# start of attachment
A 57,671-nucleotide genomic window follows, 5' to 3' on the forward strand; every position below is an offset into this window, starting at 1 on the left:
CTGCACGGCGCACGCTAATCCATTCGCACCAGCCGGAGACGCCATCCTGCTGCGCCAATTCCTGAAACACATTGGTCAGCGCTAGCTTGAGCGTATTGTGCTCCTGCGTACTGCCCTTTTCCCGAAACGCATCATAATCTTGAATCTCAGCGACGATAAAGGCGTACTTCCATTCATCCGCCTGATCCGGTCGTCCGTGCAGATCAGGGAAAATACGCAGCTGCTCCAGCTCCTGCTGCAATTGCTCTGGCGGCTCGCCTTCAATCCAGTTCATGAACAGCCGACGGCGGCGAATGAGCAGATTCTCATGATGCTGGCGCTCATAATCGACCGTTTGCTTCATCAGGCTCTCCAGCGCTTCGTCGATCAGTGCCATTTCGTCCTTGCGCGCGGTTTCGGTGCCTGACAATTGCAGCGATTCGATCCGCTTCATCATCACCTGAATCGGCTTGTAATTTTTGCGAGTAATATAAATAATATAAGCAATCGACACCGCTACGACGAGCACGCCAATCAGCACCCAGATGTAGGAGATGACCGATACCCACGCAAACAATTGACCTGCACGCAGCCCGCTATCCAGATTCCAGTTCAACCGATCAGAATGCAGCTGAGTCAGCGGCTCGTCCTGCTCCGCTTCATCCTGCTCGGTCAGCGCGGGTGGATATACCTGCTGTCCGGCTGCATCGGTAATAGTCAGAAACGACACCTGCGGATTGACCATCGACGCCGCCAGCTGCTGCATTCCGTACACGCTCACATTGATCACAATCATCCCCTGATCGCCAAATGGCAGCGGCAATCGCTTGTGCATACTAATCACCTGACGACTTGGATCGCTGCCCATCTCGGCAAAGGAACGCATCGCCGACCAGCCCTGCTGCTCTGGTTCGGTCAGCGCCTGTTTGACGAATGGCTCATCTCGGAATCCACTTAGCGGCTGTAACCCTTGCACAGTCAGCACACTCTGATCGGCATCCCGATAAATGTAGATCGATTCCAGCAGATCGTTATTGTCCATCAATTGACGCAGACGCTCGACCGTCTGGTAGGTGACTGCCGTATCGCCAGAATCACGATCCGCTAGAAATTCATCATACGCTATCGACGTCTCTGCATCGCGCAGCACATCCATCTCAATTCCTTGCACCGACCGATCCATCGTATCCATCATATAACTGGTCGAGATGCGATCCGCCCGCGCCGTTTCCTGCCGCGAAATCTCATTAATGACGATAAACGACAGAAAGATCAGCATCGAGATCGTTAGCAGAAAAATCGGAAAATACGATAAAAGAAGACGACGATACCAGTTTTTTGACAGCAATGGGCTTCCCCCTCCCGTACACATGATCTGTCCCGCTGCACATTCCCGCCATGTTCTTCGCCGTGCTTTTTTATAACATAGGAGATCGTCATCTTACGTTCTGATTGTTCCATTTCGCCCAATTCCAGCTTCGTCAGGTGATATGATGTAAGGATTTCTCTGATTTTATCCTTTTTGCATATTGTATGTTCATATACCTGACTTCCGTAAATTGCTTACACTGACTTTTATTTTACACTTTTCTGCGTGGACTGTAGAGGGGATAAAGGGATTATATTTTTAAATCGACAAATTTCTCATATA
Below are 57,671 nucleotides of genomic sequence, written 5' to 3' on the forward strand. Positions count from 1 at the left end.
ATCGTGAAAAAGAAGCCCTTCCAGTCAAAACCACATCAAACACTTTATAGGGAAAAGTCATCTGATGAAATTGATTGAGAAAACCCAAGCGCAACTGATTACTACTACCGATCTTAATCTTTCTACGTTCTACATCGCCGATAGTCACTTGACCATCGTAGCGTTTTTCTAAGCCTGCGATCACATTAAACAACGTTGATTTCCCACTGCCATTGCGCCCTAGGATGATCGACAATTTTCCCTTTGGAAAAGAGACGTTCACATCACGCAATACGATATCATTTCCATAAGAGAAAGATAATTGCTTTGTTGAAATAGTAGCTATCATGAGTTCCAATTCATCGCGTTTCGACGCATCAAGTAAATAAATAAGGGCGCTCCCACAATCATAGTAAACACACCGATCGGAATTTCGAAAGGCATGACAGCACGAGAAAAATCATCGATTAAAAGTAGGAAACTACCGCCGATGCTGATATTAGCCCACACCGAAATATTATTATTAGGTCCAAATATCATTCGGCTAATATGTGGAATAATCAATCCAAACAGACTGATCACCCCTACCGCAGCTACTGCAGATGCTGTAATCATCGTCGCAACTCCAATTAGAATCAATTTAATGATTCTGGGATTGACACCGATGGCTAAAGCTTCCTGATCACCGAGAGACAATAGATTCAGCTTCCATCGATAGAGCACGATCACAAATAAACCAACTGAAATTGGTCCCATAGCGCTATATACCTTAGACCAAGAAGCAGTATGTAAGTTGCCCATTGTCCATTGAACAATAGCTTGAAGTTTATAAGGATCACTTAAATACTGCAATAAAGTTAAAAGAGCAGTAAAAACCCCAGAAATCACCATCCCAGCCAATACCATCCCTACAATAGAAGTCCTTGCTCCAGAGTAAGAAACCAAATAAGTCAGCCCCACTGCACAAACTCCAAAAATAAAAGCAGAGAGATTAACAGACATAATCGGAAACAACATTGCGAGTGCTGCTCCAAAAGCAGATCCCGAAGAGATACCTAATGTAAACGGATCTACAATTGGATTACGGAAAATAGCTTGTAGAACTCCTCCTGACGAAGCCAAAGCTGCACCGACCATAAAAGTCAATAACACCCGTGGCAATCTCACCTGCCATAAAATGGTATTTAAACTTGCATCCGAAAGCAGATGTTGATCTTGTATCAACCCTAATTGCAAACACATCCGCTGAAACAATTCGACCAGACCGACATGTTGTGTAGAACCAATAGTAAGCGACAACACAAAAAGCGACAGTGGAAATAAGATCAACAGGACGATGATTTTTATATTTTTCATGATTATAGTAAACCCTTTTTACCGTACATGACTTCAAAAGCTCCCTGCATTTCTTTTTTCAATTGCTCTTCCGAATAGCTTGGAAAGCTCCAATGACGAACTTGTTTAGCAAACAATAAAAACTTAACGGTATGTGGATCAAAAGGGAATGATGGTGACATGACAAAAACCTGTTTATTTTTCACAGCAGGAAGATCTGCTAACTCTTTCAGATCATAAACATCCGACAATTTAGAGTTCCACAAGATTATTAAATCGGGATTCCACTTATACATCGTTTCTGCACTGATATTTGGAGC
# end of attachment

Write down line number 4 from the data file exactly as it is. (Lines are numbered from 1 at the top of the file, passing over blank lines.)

ATCGTGAAAAAGAAGCCCTTCCAGTCAAAACCACATCAAACACTTTATAGGGAAAAGTCATCTGATGAAATTGATTGAGAAAACCCAAGCGCAACTGATTACTACTACCGATCTTAATCTTTCTACGTTCTACATCGCCGATAGTCACTTGACCATCGTAGCGTTTTTCTAAGCCTGCGATCACATTAAACAACGTTGATTTCCCACTGCCATTGCGCCCTAGGATGATCGACAATTTTCCCTTTGGAAAAGAGACGTTCACATCACGCAATACGATATCATTTCCATAAGAGAAAGATAATTGCTTTGTTGAAATAGTAGCTATCATGAGTTCCAATTCATCGCGTTTCGACGCATCAAGTAAATAAATAAGGGCGCTCCCACAATCATAGTAAACACACCGATCGGAATTTCGAAAGGCATGACAGCACGAGAAAAATCATCGATTAAAAGTAGGAAACTACCGCCGATGCTGATATTAGCCCACACCGAAATATTATTATTAGGTCCAAATATCATTCGGCTAATATGTGGAATAATCAATCCAAACAGACTGATCACCCCTACCGCAGCTACTGCAGATGCTGTAATCATCGTCGCAACTCCAATTAGAATCAATTTAATGATTCTGGGATTGACACCGATGGCTAAAGCTTCCTGATCACCGAGAGACAATAGATTCAGCTTCCATCGATAGAGCACGATCACAAATAAACCAACTGAAATTGGTCCCATAGCGCTATATACCTTAGACCAAGAAGCAGTATGTAAGTTGCCCATTGTCCATTGAACAATAGCTTGAAGTTTATAAGGATCACTTAAATACTGCAATAAAGTTAAAAGAGCAGTAAAAACCCCAGAAATCACCATCCCAGCCAATACCATCCCTACAATAGAAGTCCTTGCTCCAGAGTAAGAAACCAAATAAGTCAGCCCCACTGCACAAACTCCAAAAATAAAAGCAGAGAGATTAACAGACATAATCGGAAACAACATTGCGAGTGCTGCTCCAAAAGCAGATCCCGAAGAGATACCTAATGTAAACGGATCTACAATTGGATTACGGAAAATAGCTTGTAGAACTCCTCCTGACGAAGCCAAAGCTGCACCGACCATAAAAGTCAATAACACCCGTGGCAATCTCACCTGCCATAAAATGGTATTTAAACTTGCATCCGAAAGCAGATGTTGATCTTGTATCAACCCTAATTGCAAACACATCCGCTGAAACAATTCGACCAGACCGACATGTTGTGTAGAACCAATAGTAAGCGACAACACAAAAAGCGACAGTGGAAATAAGATCAACAGGACGATGATTTTTATATTTTTCATGATTATAGTAAACCCTTTTTACCGTACATGACTTCAAAAGCTCCCTGCATTTCTTTTTTCAATTGCTCTTCCGAATAGCTTGGAAAGCTCCAATGACGAACTTGTTTAGCAAACAATAAAAACTTAACGGTATGTGGATCAAAAGGGAATGATGGTGACATGACAAAAACCTGTTTATTTTTCACAGCAGGAAGATCTGCTAACTCTTTCAGATCATAAACATCCGACAATTTAGAGTTCCACAAGATTATTAAATCGGGATTCCACTTATACATCGTTTCTGCACTGATATTTGGAGC